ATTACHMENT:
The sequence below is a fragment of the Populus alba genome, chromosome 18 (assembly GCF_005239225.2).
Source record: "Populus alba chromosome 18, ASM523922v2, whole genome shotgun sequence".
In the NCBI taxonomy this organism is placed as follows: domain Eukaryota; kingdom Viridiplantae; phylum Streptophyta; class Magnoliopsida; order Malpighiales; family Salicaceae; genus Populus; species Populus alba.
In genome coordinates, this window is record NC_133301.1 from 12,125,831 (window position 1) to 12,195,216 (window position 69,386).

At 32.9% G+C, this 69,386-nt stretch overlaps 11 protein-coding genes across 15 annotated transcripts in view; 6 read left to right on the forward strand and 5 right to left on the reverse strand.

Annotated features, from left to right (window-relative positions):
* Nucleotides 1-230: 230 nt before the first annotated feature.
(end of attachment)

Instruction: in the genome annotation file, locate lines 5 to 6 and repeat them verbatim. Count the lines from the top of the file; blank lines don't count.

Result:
At 32.9% G+C, this 69,386-nt stretch overlaps 11 protein-coding genes across 15 annotated transcripts in view; 6 read left to right on the forward strand and 5 right to left on the reverse strand.

Annotated features, from left to right (window-relative positions):